Goethe in Faust and Shelley in Frankenstein: Still the Wretched Fools They Were

Jeremy Burlingame

Goethe in Faust and Shelley in Frankenstein, wrap their stories around
two men whose mental and physical actions parallel one another. Both stories
deal with characters, who strive to be the übermensch in their world. In Faust,
the striving fellow, Faust, seeks physical and mental wholeness in knowledge
and disaster in lust. In Frankenstein, Victor Frankenstein struggles for
control over one aspect of nature and disastrously, through the monster, nature
controls him to a much greater degree. Many powers are much too mighty for
mortal souls, a lesson that Frankenstein and Faust learn by the end of their
tales. While voluntarily excommunicating themselves from society, both
characters accomplish a portion of their goal and yet they remain unhappy
because they never control the "perfect" life they have built for themselves.
In Faust, the intelligent gentleman Faust, seeks spiritual wholeness in
knowledge. Through years of hard study, Faust becomes knowledgeable in math,
sciences and religion and yet he becomes inept and incapable of having any
romantic or physical relationships with the outside world. As Faust strives to
become the "over man" through knowledge, he realizes that books will not
satisfy his curiosity and that maybe sensual pleasures will. Therefore, in
the process of creating his new life, Faust, becomes distant and unconcerned
with all reality and humanity around him.

Do not fancy anything right, do not fancy that I could
teach or assert what would better mankind or what might
convert. I also have neither money nor treasures, nor
worldly honors or earthly pleasures; no dog would want
to live this way!(p. 95)

Obviously, Faust has fallen into a inhumane state of living, through the
pursuit of the unattainable. He becomes greedy, desperate and feels justified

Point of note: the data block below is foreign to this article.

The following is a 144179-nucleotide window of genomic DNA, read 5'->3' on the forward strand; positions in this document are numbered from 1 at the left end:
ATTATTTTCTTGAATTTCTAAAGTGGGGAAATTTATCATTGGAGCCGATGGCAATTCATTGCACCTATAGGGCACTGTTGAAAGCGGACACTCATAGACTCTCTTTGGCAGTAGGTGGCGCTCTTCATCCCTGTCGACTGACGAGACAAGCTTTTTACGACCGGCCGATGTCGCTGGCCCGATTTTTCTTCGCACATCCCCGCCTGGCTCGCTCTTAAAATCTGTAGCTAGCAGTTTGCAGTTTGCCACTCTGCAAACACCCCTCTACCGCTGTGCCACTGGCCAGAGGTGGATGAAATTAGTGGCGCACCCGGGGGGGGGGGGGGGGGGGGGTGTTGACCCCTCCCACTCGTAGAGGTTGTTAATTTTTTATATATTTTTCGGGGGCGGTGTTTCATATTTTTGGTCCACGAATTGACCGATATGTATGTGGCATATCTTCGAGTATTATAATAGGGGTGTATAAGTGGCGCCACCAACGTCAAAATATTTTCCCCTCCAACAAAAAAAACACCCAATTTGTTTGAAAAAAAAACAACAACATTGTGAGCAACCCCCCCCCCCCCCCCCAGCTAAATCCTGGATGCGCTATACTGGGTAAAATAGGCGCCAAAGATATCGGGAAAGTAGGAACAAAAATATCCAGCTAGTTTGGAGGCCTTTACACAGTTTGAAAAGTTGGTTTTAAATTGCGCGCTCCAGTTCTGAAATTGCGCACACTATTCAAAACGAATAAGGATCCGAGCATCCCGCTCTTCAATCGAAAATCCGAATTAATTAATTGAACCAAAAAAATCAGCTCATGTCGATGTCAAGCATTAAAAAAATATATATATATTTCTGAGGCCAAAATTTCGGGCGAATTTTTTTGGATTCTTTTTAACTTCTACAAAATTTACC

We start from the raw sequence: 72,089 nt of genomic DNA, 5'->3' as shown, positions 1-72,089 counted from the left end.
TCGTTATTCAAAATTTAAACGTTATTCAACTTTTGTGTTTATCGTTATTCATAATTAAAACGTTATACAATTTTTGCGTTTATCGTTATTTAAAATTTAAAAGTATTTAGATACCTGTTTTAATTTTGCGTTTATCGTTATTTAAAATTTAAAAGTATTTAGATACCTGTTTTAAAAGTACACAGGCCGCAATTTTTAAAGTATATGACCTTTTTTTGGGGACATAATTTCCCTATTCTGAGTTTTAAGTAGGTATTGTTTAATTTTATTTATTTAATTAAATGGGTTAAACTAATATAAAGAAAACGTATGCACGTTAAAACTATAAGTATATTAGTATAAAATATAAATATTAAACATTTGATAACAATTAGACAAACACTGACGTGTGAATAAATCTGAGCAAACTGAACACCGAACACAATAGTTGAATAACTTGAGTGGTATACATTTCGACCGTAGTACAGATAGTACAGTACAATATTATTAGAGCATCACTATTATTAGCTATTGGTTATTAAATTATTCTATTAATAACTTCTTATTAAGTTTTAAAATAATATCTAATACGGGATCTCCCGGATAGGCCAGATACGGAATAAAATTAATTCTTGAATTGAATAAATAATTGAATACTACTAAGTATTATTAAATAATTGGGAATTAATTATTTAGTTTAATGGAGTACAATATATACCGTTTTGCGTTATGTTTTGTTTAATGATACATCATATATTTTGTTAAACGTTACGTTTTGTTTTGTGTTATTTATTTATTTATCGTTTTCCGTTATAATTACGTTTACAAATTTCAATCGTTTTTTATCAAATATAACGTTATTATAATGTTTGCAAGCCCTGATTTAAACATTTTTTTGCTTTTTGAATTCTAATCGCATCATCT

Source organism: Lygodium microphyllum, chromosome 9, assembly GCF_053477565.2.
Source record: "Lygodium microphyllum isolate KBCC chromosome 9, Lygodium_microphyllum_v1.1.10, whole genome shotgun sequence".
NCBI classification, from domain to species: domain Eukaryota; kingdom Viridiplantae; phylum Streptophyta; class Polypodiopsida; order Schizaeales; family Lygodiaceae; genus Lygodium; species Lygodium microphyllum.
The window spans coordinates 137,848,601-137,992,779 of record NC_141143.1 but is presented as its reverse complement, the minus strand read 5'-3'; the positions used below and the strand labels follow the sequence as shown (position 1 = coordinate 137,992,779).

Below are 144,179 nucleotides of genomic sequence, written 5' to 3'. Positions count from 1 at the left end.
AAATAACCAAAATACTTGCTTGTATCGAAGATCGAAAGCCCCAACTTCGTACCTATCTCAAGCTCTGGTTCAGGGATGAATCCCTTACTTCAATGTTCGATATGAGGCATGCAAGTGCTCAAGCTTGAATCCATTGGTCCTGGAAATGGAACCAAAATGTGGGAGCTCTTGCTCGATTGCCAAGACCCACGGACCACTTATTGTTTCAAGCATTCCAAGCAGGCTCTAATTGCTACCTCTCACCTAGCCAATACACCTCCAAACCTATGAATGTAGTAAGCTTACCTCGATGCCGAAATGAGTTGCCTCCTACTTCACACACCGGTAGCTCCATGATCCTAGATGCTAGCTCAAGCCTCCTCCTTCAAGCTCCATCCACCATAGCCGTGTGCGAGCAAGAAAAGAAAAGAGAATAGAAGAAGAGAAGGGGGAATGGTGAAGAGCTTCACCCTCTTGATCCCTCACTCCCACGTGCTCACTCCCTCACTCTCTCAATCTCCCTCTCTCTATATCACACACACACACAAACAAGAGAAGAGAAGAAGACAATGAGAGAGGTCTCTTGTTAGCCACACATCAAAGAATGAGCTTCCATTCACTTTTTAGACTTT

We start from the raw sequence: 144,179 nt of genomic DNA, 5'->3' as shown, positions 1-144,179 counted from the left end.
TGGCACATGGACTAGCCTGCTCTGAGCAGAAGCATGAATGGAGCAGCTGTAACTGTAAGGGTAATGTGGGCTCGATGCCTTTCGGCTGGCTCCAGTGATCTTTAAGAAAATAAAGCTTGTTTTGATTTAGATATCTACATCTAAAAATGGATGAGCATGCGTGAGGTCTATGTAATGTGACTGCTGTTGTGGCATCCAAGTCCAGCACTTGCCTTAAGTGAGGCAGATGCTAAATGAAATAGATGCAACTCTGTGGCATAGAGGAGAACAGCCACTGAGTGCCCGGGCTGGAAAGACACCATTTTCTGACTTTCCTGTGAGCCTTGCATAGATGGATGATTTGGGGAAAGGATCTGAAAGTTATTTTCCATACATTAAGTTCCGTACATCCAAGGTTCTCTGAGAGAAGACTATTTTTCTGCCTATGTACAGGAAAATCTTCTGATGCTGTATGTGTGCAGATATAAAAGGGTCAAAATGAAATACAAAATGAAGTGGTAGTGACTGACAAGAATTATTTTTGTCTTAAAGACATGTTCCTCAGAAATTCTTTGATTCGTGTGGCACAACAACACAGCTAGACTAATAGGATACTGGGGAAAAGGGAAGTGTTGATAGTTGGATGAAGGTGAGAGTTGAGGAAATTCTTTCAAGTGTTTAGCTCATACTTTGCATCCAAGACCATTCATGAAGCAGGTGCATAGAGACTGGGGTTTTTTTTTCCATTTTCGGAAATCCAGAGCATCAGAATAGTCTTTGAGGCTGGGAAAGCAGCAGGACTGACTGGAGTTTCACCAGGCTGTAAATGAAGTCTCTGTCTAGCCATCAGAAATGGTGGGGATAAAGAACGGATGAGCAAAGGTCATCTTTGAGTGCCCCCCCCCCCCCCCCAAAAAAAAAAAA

in whatever it takes to achieve a position of the over man. At that time,
Christians and society in general considered his pursuit for lust immoral,
unjust and irresponsible. When Faust sets his sights on an object, whether
knowledge or women, he demands nothing less of himself than that which will get
it. In many situations dedication to an act is reputable; education, sports,
career. It seems then, that to become the übermensch and pursue excellence,
one must stay dedicated to one's goal and dismiss the world around him.
In the process of creating his monster, Victor Frankenstein ignores the
outside world;

The summer months passed while I was thus engaged, heart
and soul, in one pursuit. It was a most beautiful season;
never did the fields bestow a more plentiful harvest, or the
vines yield a more luxuriant vintage: but my eyes were
insensible to the charms of nature. And the same feelings which
made me neglect the scenes around me caused also to forget
those friends who were so many miles absent...(p.53)

Frankenstein becomes so wrapped up in his curiosity of creation, that he
utterly ignores the outside world. Therefore, Faust and Frankenstein's desire
to create, lead them to withdraw themselves from society. Faust desires to
create love and possess a woman, so that he can feel all that the world has to
offer. Frankenstein, desires to create life and become a motherly figure
which supersedes any other emotion or need. Although, the characters have
different desires their actions and thoughts are closely identical. Even after
the successfulness of creating what they anted for themselves, Faust and
Frankenstein remain unhappy.
This unhappiness causes Faust and Frankenstein to commit acts far more
evil than ever before. In this unhappiness, Faust's emotions become irrational
and immoral towards Gretchen and Frankenstein ignores his "beautiful" creation.
When Victor's creation transforms itself from idea to reality,
Frankenstein immediately looses control over it and himself.

...but now that I had finished, the beauty of the dream
vanished, and breathless horror and disgust filled my
heart. Unable to endure the aspect of the being I
had created, I rushed out of the room, and continued a
long time traversing my bedchamber, unable to compose my
mind to sleep.(p.56)

This example communicates not only the lack of maturity which
Frankenstein contains but also the thoughtlessness that he has toward his
creation. Frankenstein reveals, through his running, fainting and the coma
that he had not thought of the ramifications and responsibilities that his
creation entailed.
Before they created, Faust and Frankenstein thought that the mere
creation and use of a magic-like powers would imediately bring joy to their
lives. However, when their magical creations became reality and brought them
more pain they removed themselves from the situation. It can be seen then